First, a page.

This is a blog post and an announcement!
Announcement--->THIS Thursday, at 8:30pm in the Center for LGBT Life, we're going to watch Saving Face! There will be blankets, popcorn, and friendly people. All are welcome to attend!
I'm writing about Alice Wu this week, because I personally believe that she has single-handedly wrote and directed the BEST lesbian movie I've ever seen: Saving Face. I haven't seen every LGBTQ-themed movie, that's for sure, but I feel this is one of the funnier, (sexier?), and more realistic movies about LGBTQ women that I've seen.
Wu actually has a really interesting background entering the film industry which I think is part of what makes her a role model. She graduted from Stanford University with a B.S. in Computer Science, and she started working for Microsoft in 1990. While she was at Microsoft, she wrote the story for Saving Face, and eventually enrolled in a screenwriting course on the side. Her screenwriting instructor encouraged her to leave Microsoft and pursue her film-writing career. Five years later, she produced the film and released Saving Face in 2005.
The screenplay won the CAPE award in 2001, (Coalition of Asian Pacifics in Entertainment), and the film itself was nominated for a GLAAD and Gotham award, and won the "Viewers Choice Award" at the 2005 Golden Horse Film Festival, which is sort of Taiwan's equivalent of the Acadamy Awards. The storyline of Saving Face, according to Wu, is largely autobiographical and focuses on her coming out experience as a Chinese-lesbian woman. Due to it's similarity to her own life, she knew that releasing the movie would out her to her family friends, which she has stated was both rewarding and nerve-wracking:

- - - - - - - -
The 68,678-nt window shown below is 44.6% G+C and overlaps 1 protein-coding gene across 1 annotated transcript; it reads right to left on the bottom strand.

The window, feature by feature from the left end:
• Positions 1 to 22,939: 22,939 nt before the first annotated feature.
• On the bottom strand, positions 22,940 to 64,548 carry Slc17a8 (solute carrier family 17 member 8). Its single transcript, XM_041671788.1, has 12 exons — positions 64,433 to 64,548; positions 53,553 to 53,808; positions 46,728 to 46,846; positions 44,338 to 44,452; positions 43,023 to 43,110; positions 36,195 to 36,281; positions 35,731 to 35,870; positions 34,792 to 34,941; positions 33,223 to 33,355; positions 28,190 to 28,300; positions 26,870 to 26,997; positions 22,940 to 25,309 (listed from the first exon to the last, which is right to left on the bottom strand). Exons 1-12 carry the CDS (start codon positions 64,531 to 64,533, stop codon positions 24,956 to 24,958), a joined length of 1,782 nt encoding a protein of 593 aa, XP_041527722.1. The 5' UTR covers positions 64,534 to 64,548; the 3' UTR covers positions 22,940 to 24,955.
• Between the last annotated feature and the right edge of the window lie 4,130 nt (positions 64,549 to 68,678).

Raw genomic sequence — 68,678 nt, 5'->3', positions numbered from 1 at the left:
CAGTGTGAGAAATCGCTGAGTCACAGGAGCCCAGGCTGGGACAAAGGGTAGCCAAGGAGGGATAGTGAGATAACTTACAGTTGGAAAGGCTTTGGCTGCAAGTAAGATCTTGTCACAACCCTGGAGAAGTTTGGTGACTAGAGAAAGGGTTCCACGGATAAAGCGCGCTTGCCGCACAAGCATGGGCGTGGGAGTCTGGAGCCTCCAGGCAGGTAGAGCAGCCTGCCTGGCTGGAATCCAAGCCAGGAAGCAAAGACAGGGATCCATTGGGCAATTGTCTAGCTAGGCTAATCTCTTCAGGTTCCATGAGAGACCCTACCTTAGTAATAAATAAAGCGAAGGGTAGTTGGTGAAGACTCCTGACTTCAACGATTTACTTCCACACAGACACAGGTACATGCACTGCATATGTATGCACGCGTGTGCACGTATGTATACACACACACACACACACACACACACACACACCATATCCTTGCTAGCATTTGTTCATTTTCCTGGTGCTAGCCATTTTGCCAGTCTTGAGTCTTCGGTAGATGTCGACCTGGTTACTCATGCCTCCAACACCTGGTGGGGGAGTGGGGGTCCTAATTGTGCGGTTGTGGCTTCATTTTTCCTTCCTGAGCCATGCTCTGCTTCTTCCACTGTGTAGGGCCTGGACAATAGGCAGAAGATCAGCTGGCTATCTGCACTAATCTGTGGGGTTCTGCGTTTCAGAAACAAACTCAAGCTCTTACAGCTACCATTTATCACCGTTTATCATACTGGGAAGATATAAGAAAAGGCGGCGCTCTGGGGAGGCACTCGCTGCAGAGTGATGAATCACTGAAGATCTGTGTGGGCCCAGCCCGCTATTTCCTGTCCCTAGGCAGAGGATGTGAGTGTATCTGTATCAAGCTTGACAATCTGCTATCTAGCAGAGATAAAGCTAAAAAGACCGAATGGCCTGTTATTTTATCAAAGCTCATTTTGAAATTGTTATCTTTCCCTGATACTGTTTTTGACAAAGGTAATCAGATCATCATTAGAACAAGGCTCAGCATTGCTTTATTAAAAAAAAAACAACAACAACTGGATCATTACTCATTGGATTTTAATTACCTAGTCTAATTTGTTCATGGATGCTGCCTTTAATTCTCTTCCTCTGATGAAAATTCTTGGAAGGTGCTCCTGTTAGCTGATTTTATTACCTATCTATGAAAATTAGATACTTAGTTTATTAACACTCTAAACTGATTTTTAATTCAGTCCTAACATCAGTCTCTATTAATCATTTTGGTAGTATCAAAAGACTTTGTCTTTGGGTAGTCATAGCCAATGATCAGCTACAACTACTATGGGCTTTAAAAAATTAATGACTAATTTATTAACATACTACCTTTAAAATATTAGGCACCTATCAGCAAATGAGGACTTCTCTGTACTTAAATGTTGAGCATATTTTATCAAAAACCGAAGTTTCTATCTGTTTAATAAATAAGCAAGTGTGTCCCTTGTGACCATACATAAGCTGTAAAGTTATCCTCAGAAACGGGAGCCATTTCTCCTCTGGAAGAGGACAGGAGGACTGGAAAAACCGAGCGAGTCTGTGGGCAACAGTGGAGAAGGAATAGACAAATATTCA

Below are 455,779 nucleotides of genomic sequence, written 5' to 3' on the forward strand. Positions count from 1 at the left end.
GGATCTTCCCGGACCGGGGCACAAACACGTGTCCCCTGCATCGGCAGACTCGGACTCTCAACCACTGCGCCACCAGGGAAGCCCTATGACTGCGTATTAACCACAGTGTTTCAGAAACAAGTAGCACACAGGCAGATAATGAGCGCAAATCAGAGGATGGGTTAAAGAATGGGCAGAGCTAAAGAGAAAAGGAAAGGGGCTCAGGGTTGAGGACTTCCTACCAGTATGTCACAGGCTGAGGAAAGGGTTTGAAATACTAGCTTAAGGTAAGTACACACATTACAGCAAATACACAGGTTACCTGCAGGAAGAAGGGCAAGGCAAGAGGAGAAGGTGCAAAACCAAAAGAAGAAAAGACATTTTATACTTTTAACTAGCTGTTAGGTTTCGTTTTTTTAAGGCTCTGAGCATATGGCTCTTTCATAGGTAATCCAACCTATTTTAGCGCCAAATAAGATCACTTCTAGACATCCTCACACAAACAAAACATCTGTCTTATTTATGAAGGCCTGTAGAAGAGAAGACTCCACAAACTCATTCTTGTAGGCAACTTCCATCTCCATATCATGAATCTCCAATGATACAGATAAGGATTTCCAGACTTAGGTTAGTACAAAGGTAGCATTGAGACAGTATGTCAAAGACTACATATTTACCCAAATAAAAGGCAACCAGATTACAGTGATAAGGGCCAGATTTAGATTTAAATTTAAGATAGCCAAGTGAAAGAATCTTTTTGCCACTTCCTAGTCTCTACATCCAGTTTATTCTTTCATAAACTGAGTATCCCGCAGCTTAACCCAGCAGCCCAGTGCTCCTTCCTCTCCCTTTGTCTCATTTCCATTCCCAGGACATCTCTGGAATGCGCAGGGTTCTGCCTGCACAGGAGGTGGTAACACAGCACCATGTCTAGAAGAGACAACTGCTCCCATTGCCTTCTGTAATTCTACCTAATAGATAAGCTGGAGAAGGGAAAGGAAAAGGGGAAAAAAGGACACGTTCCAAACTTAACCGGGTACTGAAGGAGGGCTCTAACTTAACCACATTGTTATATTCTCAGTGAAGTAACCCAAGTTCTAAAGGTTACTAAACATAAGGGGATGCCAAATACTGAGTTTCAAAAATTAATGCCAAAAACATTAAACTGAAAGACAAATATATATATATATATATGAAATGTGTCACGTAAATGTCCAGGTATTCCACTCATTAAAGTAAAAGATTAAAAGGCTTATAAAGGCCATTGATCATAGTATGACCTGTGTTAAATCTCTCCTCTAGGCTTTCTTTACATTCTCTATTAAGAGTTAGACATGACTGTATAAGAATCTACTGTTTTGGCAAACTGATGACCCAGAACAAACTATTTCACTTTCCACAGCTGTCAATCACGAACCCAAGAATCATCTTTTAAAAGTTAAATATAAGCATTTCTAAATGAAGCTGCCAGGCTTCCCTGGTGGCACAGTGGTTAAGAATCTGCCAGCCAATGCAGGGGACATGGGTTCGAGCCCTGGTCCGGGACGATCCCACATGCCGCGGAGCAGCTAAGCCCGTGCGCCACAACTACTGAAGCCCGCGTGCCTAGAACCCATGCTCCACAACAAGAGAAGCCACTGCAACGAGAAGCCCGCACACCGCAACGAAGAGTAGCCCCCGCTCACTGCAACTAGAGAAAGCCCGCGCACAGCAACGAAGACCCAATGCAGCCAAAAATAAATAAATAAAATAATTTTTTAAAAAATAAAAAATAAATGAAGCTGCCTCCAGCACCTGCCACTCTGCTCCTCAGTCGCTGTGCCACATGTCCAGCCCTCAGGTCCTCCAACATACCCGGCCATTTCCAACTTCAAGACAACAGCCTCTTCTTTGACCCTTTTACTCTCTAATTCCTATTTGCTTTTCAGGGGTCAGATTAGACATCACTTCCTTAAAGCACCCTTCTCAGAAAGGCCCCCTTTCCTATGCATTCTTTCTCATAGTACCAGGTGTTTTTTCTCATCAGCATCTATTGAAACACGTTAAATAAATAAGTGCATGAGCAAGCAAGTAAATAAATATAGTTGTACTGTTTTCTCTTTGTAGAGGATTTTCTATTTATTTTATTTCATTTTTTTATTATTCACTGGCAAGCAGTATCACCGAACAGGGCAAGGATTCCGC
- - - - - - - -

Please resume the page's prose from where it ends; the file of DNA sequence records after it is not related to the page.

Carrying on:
“It was kind of nerve-wracking to show it to my own mother. My own coming out experience was very similar in some ways to that depicted in the film, but even though my mom was very quiet on the subject of my being gay she’s still always been supportive. It might have taken ten years and a bit of estrangement, but we still love one another and even when she was having trouble understanding mom always only wanted what was best for me. That said, I had to be really clear with her about the subject matter [of the film]. I told her, ‘When this comes out, all your friends will know.’ All she said to me was, ‘This is what I want for you.’ God, that’s love!”
In an interview with New York Magazine about the film, Wu also explains how she made the film a "comedy", despite the relative serious nature of coming out (and the threat of a negative reaction) of the female protagonist:
"I know: A woman gets disowned at 48? Not so funny. There's pain and more pain. But people do weird things and life is funny. The characters don't think its funny-but their situations are just so impossible."In an AfterEllen interview, Wu also describes the meaning behind the film's title, and its cultural significance:
"Often I think of it as more of an Asian notion, although the concept of it is very universal across many cultures. The way I understood it, growing up is that there is this sense that what you present to the world may not be who you are inside, but there is a responsibility when you come from an immigrant community--even though I was born in the states, my parents were immigrants--so there was this sense of wanting to be the perfect citizen. On some level I’m representing all Chinese people to Americans, even though, technically, I’m an American. So, if you do anything to shame yourself, you’re not just shaming yourself, your shaming an entire community. Also, in terms of the film, Wil is a reconstructive surgeon, who specializes in faces, and her mother works as an aesthetician at a salon, giving facials. There is that double entendre."
As a viewer, all I can say is that I'm so excited to see what Wu decides to do next, considering she's only just begun. Also, if you'd like to watch Saving Face, we'll see you this Thursday at 8:30pm! [all are welcome!] If you can't watch it with us, but would like to see it at a different time, I also know that there is a copy in Lilly Library that circulates outside the building. =) See you soon!